The Simple Joy of the Feel-Good Movie
Lately, I’ve been thinking a lot about how my taste in films has shifted since college. When I was taking film classes I was a voracious consumer of cinema who never shied away from a movie challenge. I willingly watched Oldboy, Dogville and Festen despite their dark and disturbing subject matter. I whitenuckled my way through a screening of The Exorcist even though I suffered from a life-long fear of seeing the infamous spider-walk scene (never mind the head spinning). I even watched Koyaanisqatsi. Now I can’t even make it twenty-five minutes into The Tree of Life before I decide I have enough to worry about without adding the task of untangling the twisted web of Terrence Malick’s mind to my to-do list. On some level, I view my current inability to embrace the dark and dense sides of cinema as a personal failure. One of the great things about the medium is its ability to tackle difficult subject matter, and I know that I’m missing out by avoiding movies like Winter’s Bone or Zero Dark Thirty. I’ve always loved that movies have so much to say; it’s just that at the moment, the only cinematic voices I can listen to are the ones that make me feel happy.
Movies that evoke a strong emotion of happiness often get the short-shrift. We call them popcorn movies, rom-coms, screwballs and feel-good. Sure, they’re pleasant, but are they important? The Academy voters rarely think so. Lighthearted fare may win over our hearts, but come Oscar season it’s the films that leave us sobbing uncontrollably or dazzled by spectacle that receive all the glory. It can be frustrating to see a film like Wes Anderson’s Moonrise Kingdom, a movie that managed to juggle a strong undercurrent of sadness with the euphoric rush of first love, get passed over, but that doesn’t change how joyful it made me, and I suspect many others, feel.
The amazing thing about movies is how versatile they are. Sometimes we crave an intellectual experience, so we queue up something like 2001: A Space Odyssey. Sometimes we want to be terrified and only Linda Blair will do. And other times we just need to spend two hours with characters that will make us grin, so we turn to Bringing Up Baby or maybe even a trifle like The Hangover. In a way, the act of watching a movie can be a bit like therapy.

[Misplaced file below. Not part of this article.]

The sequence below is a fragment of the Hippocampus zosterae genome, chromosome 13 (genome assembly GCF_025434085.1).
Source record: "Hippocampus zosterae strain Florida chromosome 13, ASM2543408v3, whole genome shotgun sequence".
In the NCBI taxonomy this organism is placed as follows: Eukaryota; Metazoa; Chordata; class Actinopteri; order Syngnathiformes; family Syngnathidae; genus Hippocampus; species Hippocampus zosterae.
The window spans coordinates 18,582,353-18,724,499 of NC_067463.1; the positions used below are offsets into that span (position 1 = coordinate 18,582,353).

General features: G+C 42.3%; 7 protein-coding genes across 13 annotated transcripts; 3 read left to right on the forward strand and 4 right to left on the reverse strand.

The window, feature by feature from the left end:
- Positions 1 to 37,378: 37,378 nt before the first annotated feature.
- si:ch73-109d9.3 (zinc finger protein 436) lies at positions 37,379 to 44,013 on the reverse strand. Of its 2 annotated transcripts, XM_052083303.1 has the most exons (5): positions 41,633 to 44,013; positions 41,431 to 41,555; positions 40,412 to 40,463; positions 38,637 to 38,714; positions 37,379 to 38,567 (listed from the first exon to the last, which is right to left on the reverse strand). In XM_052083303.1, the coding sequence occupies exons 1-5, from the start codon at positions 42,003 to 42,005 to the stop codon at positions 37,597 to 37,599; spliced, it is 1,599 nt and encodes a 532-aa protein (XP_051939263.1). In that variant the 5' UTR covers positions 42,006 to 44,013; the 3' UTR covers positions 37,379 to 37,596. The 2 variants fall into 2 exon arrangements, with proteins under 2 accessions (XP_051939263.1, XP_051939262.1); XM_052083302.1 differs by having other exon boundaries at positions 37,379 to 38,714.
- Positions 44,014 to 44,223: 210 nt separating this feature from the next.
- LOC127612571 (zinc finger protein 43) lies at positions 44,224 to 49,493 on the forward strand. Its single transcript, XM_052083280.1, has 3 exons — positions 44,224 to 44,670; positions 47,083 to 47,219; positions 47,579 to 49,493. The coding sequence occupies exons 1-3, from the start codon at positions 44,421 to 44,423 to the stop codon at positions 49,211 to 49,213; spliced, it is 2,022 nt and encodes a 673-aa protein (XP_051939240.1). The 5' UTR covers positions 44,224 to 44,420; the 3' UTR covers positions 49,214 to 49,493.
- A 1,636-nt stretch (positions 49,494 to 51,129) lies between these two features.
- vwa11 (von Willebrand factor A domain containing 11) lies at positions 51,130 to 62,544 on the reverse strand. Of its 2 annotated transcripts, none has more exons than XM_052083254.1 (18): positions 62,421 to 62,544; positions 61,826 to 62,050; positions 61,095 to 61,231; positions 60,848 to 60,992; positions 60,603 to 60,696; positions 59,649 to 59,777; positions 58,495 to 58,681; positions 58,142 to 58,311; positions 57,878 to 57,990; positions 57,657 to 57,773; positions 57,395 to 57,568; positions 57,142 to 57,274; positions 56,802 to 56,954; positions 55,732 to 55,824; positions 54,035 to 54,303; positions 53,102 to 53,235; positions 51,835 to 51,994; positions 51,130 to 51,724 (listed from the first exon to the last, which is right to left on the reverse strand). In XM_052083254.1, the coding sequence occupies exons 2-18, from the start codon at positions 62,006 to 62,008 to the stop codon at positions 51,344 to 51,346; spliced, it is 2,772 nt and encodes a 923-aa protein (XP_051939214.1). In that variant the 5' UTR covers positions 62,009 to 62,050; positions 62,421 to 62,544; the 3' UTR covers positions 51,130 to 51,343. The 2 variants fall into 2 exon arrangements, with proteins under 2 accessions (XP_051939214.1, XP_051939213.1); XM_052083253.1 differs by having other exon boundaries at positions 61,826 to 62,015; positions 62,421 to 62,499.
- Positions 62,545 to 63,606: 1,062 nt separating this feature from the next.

One of the main reasons I haven’t been up to the task of watching the Winter’s Bones of the world lately is that I struggle with anxiety. The sad truth is certain movies, war epics for instance, have become off-limits for me because I find they trigger my condition. Much as I hate giving into the whims of my addled mind, I’ve found that there’s no sense in compounding the issue by allowing too much fictional sadness into my head space. I get enough of that from Game of Thrones each week, thank you very much.
I’d rather queue up Hot Fuzz and giggle at Simon Pegg as he struggles to adjust to small town life in a decidedly creepy hamlet, or pop in The Thin Man and delight in Nick and Nora’s breezy banter for the umpteenth time. Our movie watching experience is what we make it, and there is value in making people smile, even if the Oscars don’t always reflect that. The best example of the power of feel-good movies lies in 1941’s Sullivan’s Travels, a film about a Hollywood director who decides to spend time on the streets in order to make an authentic social film and ends up discovering just how valuable all of those popcorn pictures can truly be.
Now that the season of feel-good crowd-pleasers is in full swing, I suspect I’m not alone in feeling a bit embarrassed by just how thoroughly pleased I am to have three months of lighthearted confections ahead of me. There’s no reason for us to be embarrassed though. Go forth and enjoy whatever movie makes you happy, I say. The truth is Winter’s Bone isn’t going anywhere. It will still be there waiting for me in my Netflix queue when I finally feel up to tackling it. In the meantime, I hear The Heat calling my name.
What movies are guaranteed to make you happy? Share your favorites in the comments.
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